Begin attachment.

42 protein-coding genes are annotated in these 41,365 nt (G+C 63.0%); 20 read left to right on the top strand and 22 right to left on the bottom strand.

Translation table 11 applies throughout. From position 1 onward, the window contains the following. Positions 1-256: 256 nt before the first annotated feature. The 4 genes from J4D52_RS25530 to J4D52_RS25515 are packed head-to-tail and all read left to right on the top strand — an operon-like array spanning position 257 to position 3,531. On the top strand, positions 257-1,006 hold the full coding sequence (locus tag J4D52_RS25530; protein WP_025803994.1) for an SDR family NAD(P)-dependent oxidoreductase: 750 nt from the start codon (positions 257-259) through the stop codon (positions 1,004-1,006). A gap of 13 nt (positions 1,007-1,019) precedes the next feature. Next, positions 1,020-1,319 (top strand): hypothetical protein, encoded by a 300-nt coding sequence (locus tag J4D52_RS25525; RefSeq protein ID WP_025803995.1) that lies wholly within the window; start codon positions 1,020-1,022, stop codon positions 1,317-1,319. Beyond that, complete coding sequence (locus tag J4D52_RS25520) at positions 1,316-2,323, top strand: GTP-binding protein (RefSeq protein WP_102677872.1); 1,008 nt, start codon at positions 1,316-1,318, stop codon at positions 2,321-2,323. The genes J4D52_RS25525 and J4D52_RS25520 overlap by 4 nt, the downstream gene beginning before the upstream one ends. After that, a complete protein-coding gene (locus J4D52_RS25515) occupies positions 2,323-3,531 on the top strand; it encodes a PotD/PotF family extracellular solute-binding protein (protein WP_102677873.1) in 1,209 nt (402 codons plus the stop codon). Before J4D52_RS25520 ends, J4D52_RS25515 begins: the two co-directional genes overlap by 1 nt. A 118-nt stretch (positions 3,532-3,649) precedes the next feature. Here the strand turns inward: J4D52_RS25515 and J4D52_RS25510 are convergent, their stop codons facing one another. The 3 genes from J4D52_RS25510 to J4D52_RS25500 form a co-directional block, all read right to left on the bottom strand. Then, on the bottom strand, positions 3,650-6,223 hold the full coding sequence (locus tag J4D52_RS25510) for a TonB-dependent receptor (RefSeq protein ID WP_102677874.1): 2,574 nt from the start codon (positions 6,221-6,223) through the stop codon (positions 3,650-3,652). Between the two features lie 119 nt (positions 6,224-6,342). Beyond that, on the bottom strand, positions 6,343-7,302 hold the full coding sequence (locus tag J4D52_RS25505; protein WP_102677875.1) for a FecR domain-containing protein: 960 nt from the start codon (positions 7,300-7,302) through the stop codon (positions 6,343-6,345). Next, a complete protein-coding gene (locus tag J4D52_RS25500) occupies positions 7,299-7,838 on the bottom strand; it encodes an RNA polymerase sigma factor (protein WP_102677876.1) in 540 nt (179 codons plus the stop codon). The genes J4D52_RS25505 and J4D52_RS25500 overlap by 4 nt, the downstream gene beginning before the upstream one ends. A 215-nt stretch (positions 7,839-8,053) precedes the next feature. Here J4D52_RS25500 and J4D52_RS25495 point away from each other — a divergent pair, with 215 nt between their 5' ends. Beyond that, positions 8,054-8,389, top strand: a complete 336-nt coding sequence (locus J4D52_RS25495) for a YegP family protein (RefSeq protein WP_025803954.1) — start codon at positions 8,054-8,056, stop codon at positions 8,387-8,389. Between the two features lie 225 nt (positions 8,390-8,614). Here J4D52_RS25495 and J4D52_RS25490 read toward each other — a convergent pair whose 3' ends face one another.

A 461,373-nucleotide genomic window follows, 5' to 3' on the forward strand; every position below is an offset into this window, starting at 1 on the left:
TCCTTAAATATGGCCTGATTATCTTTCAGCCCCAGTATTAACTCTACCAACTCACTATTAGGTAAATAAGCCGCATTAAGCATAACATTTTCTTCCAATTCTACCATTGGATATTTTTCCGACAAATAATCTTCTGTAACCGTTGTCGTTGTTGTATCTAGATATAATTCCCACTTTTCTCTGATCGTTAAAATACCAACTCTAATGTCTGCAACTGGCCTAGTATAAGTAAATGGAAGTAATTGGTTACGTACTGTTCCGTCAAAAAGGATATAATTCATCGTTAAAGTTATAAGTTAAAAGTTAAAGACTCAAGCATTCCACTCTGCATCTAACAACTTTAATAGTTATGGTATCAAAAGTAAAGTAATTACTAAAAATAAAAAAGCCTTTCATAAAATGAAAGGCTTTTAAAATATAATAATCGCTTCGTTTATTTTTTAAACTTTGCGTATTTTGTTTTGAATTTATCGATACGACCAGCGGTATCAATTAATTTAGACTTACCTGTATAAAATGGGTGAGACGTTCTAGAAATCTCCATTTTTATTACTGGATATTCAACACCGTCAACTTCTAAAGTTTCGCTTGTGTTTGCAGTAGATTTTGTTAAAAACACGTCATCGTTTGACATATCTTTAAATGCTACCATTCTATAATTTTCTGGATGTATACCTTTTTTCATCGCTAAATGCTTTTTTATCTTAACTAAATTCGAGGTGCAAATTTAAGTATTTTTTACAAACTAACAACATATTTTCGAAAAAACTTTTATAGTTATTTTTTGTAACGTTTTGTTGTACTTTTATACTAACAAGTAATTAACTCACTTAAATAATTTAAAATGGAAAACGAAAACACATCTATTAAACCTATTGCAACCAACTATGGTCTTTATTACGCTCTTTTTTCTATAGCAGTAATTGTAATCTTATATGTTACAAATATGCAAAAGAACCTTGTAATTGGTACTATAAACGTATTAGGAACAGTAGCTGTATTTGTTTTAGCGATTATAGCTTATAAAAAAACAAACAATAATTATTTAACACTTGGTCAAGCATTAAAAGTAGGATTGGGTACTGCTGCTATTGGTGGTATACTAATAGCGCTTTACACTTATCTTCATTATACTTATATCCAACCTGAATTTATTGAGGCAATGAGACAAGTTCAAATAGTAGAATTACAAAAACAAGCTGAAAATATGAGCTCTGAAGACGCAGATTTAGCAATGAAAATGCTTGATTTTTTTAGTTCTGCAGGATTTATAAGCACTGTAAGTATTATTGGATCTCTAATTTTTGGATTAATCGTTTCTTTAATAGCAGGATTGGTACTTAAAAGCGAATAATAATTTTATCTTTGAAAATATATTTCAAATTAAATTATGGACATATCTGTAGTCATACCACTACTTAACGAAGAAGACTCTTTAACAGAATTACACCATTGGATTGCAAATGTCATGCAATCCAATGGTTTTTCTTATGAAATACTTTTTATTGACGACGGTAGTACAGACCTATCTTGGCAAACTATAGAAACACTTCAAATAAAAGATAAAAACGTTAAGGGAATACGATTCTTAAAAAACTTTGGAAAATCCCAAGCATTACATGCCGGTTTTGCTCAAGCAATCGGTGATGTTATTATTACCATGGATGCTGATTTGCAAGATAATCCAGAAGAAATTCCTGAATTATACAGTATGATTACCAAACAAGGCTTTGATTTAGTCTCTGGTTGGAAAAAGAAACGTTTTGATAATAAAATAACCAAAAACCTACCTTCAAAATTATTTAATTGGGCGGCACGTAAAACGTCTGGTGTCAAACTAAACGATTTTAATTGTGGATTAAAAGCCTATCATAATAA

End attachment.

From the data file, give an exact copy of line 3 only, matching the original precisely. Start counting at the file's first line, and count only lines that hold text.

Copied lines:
A 461,373-nucleotide genomic window follows, 5' to 3' on the forward strand; every position below is an offset into this window, starting at 1 on the left: